J.B. Spins

Jazz, film, and improvised culture.

Tuesday, April 29, 2008

Crispell’s Vignettes

Vignettes
By Marilyn Crispell
ECM Records 2027


ECM has always been known as an audiophile’s label, but the audio quality of Marilyn Crispell’s new solo release, Vignettes, sounds particularly gorgeous. Fortunately, the careful production values (recorded in the Auditorio RSI in Lugano, Switzerland, for those keeping score at home) are not misplaced in a surprisingly accessible session marked by its austere beauty.

As the title implies, Vignettes consists of several short improvisations, most under three minutes, mixed together with longer, more formal compositions. The brief, minimalist “Vignette 1” starts the program, establishing the spare elegance of the music to come. Though known for her associations with fire-breathing avant-garde artists, Crispell displays a delicate lyricism on “Cuida Tu Espíritu,” one of only two compositions here not composed in some fashion by the pianist. Likewise, the following “Gathering Light” is elegantly melodic in a way that approaches the revelatory.

Of course, the Cecil Taylor influences still come through. “Vignettes” 3 and 6 have that distinctive percussive playfulness that has long been a hallmark of Taylor’s music. Crispell has also been greatly influenced by Scandinavian jazz artists, many of whom have also recorded for ECM, so the thoughtful composition “Sweden” makes a fitting homage to her colleagues and labelmates.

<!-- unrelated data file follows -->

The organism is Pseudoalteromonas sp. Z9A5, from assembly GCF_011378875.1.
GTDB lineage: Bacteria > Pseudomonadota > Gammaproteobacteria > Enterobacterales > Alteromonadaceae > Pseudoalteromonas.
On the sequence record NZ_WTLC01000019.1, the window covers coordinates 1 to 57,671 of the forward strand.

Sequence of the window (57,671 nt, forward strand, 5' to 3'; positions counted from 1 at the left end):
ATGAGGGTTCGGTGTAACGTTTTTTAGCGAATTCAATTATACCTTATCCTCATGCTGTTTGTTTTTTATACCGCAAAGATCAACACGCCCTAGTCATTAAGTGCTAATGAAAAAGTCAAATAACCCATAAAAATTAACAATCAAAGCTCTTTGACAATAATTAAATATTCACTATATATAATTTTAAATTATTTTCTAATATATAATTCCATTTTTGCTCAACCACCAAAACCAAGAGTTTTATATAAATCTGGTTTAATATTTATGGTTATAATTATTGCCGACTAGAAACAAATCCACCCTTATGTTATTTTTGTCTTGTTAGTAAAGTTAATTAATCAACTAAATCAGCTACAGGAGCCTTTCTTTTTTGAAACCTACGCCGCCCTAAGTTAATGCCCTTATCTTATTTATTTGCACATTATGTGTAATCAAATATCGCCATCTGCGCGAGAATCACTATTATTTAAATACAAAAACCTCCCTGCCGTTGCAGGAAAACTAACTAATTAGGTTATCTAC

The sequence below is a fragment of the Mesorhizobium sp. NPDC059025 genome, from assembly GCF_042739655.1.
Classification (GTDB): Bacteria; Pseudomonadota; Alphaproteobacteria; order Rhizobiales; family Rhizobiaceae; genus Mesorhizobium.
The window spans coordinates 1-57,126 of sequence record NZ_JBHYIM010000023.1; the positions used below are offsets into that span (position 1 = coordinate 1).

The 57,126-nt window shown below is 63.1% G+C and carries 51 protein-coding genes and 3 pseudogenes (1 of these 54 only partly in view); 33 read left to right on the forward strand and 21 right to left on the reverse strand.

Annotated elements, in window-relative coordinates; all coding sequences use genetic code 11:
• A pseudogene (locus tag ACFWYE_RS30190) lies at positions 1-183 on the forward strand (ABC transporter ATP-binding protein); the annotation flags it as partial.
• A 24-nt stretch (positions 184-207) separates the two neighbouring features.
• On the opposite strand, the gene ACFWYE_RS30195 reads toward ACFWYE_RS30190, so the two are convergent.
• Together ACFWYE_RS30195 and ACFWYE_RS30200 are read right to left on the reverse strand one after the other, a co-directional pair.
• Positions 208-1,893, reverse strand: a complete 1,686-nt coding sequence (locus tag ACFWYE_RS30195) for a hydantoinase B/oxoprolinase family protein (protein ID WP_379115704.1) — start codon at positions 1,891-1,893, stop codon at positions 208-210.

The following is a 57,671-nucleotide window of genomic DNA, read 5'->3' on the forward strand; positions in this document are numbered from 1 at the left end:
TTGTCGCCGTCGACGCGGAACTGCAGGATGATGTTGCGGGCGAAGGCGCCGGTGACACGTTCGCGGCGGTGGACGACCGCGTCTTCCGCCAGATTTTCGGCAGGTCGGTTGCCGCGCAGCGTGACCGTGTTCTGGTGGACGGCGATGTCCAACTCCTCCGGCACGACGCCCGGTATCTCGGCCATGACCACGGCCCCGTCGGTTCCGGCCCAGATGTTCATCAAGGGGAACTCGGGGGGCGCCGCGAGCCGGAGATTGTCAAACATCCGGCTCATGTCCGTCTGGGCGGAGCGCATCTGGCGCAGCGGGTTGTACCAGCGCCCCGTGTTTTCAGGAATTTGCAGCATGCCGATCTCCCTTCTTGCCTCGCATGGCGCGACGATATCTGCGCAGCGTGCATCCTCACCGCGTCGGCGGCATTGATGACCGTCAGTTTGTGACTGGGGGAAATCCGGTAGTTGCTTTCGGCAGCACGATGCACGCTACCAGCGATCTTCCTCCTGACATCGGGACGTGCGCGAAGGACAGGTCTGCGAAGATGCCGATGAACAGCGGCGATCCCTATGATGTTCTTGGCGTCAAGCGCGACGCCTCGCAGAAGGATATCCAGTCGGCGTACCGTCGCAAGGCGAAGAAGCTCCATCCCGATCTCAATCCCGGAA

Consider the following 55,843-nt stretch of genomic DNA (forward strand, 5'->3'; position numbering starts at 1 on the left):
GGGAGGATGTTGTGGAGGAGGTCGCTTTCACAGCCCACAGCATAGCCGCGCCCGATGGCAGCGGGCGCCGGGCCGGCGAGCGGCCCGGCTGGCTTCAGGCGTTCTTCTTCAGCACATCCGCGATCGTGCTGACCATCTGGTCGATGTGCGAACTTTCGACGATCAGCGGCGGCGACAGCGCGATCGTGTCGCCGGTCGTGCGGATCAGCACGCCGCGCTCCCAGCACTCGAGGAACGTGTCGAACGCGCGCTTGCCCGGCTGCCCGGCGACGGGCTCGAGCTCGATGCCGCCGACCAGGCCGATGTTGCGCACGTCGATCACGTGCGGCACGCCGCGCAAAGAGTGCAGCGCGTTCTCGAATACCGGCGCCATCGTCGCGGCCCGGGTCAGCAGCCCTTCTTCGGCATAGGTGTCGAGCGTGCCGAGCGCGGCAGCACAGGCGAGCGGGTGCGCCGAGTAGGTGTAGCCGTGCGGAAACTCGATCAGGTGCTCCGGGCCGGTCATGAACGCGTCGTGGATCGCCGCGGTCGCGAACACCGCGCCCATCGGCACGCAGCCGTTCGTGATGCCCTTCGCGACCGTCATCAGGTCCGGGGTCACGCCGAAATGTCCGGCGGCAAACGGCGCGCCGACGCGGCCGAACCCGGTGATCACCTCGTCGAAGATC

From the graceful “Stilleweg” to the foreboding “Axis,” Vignettes is a rich study in ostensible contradictions, which Crispell nicely reconciles into a unified musical statement. The disk culminates with the relatively brief “Little Song for My Father,” a tune sharing little beyond the sentiment of the similarly named Horace Silver tune. It is a performance striking for its open spaces and emotional purity—a perfect summation for Vignettes.

Stark one moment, sweeping the next, yet never jarring or disjointed, Vignettes is a richly crafted record. As impressive as Vignettes’ engineering might be, nothing beats live. She performs in New York at Birdland tonight, live and solo, as part of a tour that will also take her to Baltimore, San Francisco, and Seattle over the coming year.

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